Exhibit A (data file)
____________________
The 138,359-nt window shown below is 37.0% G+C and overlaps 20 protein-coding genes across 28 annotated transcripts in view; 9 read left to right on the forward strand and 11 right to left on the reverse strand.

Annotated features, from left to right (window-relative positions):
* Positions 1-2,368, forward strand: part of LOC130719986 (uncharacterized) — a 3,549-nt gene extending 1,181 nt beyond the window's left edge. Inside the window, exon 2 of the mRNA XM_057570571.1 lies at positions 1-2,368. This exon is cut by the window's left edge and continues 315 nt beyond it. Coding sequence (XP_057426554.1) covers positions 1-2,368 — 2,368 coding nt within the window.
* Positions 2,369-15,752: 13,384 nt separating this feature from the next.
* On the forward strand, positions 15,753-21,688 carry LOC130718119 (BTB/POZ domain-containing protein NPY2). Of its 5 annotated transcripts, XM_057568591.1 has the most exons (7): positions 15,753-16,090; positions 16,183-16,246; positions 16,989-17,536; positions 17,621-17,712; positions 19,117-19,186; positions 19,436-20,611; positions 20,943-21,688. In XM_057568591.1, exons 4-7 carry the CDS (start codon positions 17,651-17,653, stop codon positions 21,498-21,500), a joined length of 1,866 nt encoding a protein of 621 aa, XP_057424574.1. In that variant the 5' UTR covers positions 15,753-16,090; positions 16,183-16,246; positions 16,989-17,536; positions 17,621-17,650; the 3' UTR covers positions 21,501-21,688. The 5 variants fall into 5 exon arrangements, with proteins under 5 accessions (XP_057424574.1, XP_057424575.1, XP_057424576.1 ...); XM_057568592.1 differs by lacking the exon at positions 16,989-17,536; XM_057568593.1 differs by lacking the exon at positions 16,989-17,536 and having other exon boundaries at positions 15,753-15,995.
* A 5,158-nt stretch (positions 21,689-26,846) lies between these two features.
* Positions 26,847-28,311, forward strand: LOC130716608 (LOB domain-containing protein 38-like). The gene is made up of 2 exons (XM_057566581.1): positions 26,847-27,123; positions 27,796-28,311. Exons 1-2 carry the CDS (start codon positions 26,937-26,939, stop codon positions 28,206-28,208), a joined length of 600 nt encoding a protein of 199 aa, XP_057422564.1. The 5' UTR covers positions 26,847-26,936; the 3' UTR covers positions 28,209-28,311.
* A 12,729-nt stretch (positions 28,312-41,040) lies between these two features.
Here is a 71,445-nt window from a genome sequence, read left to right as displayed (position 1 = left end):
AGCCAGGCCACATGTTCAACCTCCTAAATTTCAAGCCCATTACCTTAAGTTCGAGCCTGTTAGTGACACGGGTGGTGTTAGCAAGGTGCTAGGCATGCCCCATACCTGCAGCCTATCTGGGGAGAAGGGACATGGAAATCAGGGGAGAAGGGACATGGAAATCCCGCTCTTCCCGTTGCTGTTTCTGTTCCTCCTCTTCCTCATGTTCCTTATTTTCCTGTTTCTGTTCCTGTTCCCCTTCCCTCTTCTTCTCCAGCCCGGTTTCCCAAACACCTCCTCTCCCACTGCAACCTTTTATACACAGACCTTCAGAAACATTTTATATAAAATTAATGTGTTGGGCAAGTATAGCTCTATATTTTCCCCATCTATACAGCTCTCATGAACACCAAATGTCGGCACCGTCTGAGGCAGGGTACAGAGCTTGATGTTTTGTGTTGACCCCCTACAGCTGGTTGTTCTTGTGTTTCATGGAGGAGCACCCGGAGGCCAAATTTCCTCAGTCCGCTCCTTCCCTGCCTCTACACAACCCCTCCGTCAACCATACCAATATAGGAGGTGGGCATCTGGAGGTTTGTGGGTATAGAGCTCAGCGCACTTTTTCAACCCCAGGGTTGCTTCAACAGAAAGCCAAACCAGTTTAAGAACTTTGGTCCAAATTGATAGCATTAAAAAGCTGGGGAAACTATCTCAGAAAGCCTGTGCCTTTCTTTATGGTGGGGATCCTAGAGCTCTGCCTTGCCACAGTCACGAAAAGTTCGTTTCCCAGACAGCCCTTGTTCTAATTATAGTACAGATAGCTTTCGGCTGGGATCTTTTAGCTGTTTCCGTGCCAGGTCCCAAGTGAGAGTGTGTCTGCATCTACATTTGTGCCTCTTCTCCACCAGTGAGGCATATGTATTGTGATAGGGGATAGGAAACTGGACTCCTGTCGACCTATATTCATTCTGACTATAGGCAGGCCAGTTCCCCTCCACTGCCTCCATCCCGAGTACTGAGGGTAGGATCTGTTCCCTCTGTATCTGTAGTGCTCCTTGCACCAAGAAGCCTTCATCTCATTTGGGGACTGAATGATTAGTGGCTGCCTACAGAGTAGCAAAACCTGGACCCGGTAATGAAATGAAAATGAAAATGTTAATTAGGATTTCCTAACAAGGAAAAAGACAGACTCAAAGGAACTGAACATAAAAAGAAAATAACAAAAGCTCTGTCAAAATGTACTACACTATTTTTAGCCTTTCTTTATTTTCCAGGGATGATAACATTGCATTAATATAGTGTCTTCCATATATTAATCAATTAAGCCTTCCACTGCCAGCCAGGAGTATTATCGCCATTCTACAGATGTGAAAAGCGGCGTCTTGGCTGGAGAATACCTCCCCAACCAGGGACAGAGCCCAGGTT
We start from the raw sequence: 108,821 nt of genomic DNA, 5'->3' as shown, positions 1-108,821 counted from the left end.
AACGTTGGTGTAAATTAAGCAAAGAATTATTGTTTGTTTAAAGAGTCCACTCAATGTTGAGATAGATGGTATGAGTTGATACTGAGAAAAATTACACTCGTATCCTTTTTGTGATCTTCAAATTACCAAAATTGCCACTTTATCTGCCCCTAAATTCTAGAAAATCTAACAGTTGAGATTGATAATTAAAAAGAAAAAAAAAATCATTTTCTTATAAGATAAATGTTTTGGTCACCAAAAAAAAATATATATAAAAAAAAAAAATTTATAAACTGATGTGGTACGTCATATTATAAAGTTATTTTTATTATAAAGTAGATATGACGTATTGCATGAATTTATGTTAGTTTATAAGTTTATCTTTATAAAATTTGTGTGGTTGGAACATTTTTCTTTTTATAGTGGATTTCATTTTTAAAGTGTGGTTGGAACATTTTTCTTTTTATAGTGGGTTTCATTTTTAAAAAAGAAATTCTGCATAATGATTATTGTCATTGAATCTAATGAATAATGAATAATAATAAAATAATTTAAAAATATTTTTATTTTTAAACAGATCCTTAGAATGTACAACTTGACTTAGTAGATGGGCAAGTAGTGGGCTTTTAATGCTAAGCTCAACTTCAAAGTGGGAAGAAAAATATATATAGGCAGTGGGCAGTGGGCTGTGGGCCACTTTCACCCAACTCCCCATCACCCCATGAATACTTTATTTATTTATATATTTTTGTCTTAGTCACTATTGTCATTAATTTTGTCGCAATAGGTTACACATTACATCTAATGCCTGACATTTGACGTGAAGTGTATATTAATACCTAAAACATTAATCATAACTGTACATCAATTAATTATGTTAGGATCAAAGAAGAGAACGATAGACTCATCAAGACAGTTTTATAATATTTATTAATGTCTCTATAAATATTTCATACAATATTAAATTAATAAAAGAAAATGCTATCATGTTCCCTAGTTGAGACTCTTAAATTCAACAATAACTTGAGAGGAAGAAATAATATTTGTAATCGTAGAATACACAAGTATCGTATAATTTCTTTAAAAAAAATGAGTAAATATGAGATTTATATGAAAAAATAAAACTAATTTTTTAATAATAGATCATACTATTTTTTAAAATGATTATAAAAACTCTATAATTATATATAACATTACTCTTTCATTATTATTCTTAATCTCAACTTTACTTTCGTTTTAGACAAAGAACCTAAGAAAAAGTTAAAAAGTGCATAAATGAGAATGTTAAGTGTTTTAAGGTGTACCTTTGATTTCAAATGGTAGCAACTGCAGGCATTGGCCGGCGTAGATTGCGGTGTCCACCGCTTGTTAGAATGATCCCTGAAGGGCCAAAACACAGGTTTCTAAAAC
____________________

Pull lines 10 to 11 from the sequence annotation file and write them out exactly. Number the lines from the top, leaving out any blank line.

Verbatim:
AGCCAGGCCACATGTTCAACCTCCTAAATTTCAAGCCCATTACCTTAAGTTCGAGCCTGTTAGTGACACGGGTGGTGTTAGCAAGGTGCTAGGCATGCCCCATACCTGCAGCCTATCTGGGGAGAAGGGACATGGAAATCAGGGGAGAAGGGACATGGAAATCCCGCTCTTCCCGTTGCTGTTTCTGTTCCTCCTCTTCCTCATGTTCCTTATTTTCCTGTTTCTGTTCCTGTTCCCCTTCCCTCTTCTTCTCCAGCCCGGTTTCCCAAACACCTCCTCTCCCACTGCAACCTTTTATACACAGACCTTCAGAAACATTTTATATAAAATTAATGTGTTGGGCAAGTATAGCTCTATATTTTCCCCATCTATACAGCTCTCATGAACACCAAATGTCGGCACCGTCTGAGGCAGGGTACAGAGCTTGATGTTTTGTGTTGACCCCCTACAGCTGGTTGTTCTTGTGTTTCATGGAGGAGCACCCGGAGGCCAAATTTCCTCAGTCCGCTCCTTCCCTGCCTCTACACAACCCCTCCGTCAACCATACCAATATAGGAGGTGGGCATCTGGAGGTTTGTGGGTATAGAGCTCAGCGCACTTTTTCAACCCCAGGGTTGCTTCAACAGAAAGCCAAACCAGTTTAAGAACTTTGGTCCAAATTGATAGCATTAAAAAGCTGGGGAAACTATCTCAGAAAGCCTGTGCCTTTCTTTATGGTGGGGATCCTAGAGCTCTGCCTTGCCACAGTCACGAAAAGTTCGTTTCCCAGACAGCCCTTGTTCTAATTATAGTACAGATAGCTTTCGGCTGGGATCTTTTAGCTGTTTCCGTGCCAGGTCCCAAGTGAGAGTGTGTCTGCATCTACATTTGTGCCTCTTCTCCACCAGTGAGGCATATGTATTGTGATAGGGGATAGGAAACTGGACTCCTGTCGACCTATATTCATTCTGACTATAGGCAGGCCAGTTCCCCTCCACTGCCTCCATCCCGAGTACTGAGGGTAGGATCTGTTCCCTCTGTATCTGTAGTGCTCCTTGCACCAAGAAGCCTTCATCTCATTTGGGGACTGAATGATTAGTGGCTGCCTACAGAGTAGCAAAACCTGGACCCGGTAATGAAATGAAAATGAAAATGTTAATTAGGATTTCCTAACAAGGAAAAAGACAGACTCAAAGGAACTGAACATAAAAAGAAAATAACAAAAGCTCTGTCAAAATGTACTACACTATTTTTAGCCTTTCTTTATTTTCCAGGGATGATAACATTGCATTAATATAGTGTCTTCCATATATTAATCAATTAAGCCTTCCACTGCCAGCCAGGAGTATTATCGCCATTCTACAGATGTGAAAAGCGGCGTCTTGGCTGGAGAATACCTCCCCAACCAGGGACAGAGCCCAGGTT
We start from the raw sequence: 108,821 nt of genomic DNA, 5'->3' as shown, positions 1-108,821 counted from the left end.